“We need the Government to act now before AI tech companies destroy our world-beating industry. 

“UK Music is delighted to have supported work on this inquiry as secretariat to the All-Party Parliamentary Group on Music and welcome this report, which sets out clear recommendations for Government on how to stop music fans being ripped off and how to protect music creators from the theft of their work. 

“The polling UK Music has commissioned reveals the overwhelming view of the public that AI firms that take music without permission and payment to creators are guilty of theft.” 

“The public also voiced their concerns about the alarming growth of explicit deepfake images of music stars like Dua Lipa and the need for urgent action in this area. 

“The threat to the music industry from generative AI is now very real and the Government must move to legislate to support our world-leading music industry.” 

The polling on AI was commissioned by UK Music, which provides the secretariat for the APPG on Music, and conducted by Whitestone Insight.   

Whitestone Insight surveyed 2,110 adults in the UK online between March 20-21, 2024, with the data weighted to be representative of all UK adults. Whitestone Insight is a member of the British Polling Council and abides by its rules.   

The full results from Whitestone Insight’s polling can be seen here: UK Music – Whitestone Insight.

You can read the full APPG report here. 

Find out more about the APPG on Music here: All-Party Parliamentary Group On Music (allpartymusicgroup.org.uk)  

APPG AI report: Polling and recommendations summary  

Note: Due to rounding, figures do not always add up to 100%. 

 Headline polling findings: 

  • Over four out of five (83%) of UK adults agree that if AI has been used to generate a song it should be clearly labelled. 83% agree, 5% disagree, 11% don’t know.   
  • 77% of UK adults agree that AI generated music that does not acknowledge the original music’s creators amounts to theft. 77% agree, 6% disagree, 17% don’t know. 
  • Four out of five (80%) of UK adults agree that the law should prevent an artist’s music from being used to train an AI application without their knowledge or permission. 80% agree, 7% disagree, 14% don’t know. 
  • 83% of UK adults agree that a music artist’s creative “personality” should be protected in law against being copied using AI. 83% agree, 5% disagree, 12% don’t know. 

Additional polling: 

  • Over two-thirds (69%) of UK adults are concerned about the risk of AI generation eventually replacing human creativity. 69% concerned, 22% unconcerned, 9% don’t know. 
  • Over half of UK adults (55%) are concerned about listening to AI generated music without realising it. 55% concerned, 32% not concerned, 13% don’t know. 
  • In the UK, 62% of people are concerned about the rise of so-called deep fakes of their favourite music artists. 62% concerned, 24% unconcerned, 14% don’t know. 
  • Over two-thirds (68%) of UK adults are concerned about music artists losing out financially by having their work used by AI to generate new music. 68% concerned, 21% unconcerned, 11% don’t know. 

The All-Party Group on Music report eight recommendations:  

Recommendation one: The Government should create a pro-creative industries AI Bill. As well as protecting copyright, the Bill should introduce new rights and obligations around labelling and record keeping, as well as enhancing personality rights. It should act as a vehicle to implement many of the recommendations of the APPG on Music’s Artificial Intelligence and the Music Industry – Master or Servant? report and show the UK can lead the way on harnessing new technology.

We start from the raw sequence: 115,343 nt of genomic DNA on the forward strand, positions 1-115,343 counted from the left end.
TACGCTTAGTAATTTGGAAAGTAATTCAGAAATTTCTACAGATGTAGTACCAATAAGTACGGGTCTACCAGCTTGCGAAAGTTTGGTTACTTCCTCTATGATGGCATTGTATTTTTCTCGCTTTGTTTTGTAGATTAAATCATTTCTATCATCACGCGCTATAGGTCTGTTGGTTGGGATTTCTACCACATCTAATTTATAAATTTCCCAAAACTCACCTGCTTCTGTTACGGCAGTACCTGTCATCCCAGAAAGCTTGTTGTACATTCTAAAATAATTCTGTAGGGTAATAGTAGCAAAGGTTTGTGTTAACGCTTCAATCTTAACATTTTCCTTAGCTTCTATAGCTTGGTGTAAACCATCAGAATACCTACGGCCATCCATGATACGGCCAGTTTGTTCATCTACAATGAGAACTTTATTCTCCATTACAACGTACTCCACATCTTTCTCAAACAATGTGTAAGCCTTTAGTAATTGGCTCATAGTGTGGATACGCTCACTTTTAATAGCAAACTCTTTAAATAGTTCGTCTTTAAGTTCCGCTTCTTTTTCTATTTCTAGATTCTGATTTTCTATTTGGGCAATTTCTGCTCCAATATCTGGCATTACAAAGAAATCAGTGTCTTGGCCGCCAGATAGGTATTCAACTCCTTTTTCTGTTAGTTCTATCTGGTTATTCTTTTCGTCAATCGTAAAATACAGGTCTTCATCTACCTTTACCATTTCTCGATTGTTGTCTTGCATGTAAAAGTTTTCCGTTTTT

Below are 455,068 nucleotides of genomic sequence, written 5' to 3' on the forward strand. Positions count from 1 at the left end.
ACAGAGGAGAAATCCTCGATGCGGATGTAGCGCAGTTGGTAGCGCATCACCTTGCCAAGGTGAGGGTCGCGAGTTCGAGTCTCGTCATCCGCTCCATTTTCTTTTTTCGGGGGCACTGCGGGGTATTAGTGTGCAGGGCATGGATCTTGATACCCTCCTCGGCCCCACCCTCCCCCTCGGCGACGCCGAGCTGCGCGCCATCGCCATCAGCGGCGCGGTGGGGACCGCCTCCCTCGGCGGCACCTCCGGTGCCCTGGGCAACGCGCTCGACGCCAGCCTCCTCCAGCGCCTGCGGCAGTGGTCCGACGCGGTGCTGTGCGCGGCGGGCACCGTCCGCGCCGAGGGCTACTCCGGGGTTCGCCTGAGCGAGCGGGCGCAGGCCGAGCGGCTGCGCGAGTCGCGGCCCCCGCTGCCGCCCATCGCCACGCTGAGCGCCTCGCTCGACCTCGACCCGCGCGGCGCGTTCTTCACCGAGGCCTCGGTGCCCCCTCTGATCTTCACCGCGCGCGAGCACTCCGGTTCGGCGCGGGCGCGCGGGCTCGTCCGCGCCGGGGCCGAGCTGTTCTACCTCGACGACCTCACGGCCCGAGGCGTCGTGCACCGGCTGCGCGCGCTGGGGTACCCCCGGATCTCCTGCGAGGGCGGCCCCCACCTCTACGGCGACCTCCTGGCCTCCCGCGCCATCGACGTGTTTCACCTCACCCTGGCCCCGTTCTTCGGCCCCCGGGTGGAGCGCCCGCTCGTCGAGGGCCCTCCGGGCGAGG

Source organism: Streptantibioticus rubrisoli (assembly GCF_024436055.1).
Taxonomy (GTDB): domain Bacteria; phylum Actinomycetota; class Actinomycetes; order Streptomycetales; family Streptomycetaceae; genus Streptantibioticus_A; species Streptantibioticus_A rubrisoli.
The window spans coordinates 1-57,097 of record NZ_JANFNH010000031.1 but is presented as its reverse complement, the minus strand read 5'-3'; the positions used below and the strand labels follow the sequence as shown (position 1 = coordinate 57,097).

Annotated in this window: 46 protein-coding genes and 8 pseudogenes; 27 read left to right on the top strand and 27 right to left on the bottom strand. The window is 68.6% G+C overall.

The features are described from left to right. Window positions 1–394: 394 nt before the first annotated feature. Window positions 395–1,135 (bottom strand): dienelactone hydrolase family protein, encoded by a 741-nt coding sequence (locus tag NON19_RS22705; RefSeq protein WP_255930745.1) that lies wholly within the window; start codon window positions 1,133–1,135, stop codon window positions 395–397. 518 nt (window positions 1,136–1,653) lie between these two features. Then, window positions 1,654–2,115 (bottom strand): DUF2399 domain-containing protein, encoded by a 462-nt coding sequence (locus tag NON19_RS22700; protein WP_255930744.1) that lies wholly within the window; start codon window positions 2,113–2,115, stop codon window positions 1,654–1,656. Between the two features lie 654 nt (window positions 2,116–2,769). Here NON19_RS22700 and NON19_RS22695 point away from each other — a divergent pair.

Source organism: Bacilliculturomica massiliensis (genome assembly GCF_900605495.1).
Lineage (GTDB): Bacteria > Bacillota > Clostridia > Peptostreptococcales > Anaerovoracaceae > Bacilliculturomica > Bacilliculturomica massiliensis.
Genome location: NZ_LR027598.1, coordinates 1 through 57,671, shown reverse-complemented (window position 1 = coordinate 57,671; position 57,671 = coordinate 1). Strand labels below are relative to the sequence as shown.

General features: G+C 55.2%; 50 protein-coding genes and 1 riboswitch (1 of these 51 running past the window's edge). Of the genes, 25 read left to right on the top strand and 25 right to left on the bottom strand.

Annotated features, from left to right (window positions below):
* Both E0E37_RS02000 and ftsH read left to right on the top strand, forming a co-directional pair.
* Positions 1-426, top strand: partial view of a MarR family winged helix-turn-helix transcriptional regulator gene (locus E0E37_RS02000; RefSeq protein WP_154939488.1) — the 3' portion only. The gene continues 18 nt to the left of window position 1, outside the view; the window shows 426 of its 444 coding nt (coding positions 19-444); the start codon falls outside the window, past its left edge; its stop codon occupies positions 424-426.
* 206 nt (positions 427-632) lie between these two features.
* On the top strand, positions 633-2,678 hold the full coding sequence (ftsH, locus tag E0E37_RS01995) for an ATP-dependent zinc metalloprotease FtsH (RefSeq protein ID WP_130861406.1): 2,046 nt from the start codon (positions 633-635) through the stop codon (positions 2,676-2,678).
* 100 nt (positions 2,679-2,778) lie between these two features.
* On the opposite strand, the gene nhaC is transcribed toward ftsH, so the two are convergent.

Recommendation two: Transparent labelling enables informed decision-making for consumers. The Government should ratify labelling requirements for AI-generated content under the Consumer Rights Act 2015. 

Recommendation three: The Government should introduce a standalone obligation for AI developers and those using large language models (LLMs) to comply with record-keeping requirements for all data sets used for ingestion, not solely limited to personal data.  

Recommendation four: The Government should promote compliance with UK copyright law, requiring stakeholders to obtain express permission before using copyrighted material, and educating music creators and rightsholders on their rights. 

Recommendation five: The Government should address the copyright status of AI-generated works and provide clarity, making it clear that without human creativity copyright is not afforded as a right. 

Recommendation six: The Government should introduce a specific personality right to protect creators and artists from misappropriation and false endorsement. Such a right should protect their voice, image, name, and likeness (VINL). 

Recommendation seven: As a condition of market access, the Government should require large language models (LLMs) to comply with UK copyright provisions, even if the services or goods they have developed are created in compliance with the laws outside the UK. This could also be achieved by clarifying that when an individual or organisation create goods or services internationally that breach copyright law in the UK, UK law would apply. 

Recommendation eight: The UK Government should take the lead role in the creation of an international taskforce on AI, taking forward this dialogue across borders, ensuring best practice is shared and putting copyright and the creative industries at the heart of any future global AI summit. 

Read APPG on Music Chair Kevin Brennan MP’s opinion piece for Politics Home here.

The report received widespread media coverage including in:

BBC News

The Independent

City AM

Mail Online

Music Week

Billboard

Music Ally

NME

Record of the Day

Complete Music Update

Music Business Worldwide

DJ Magazine

Daily Star

STV

The National (Scotland)

Irish News

Music News

+ widespread regional media.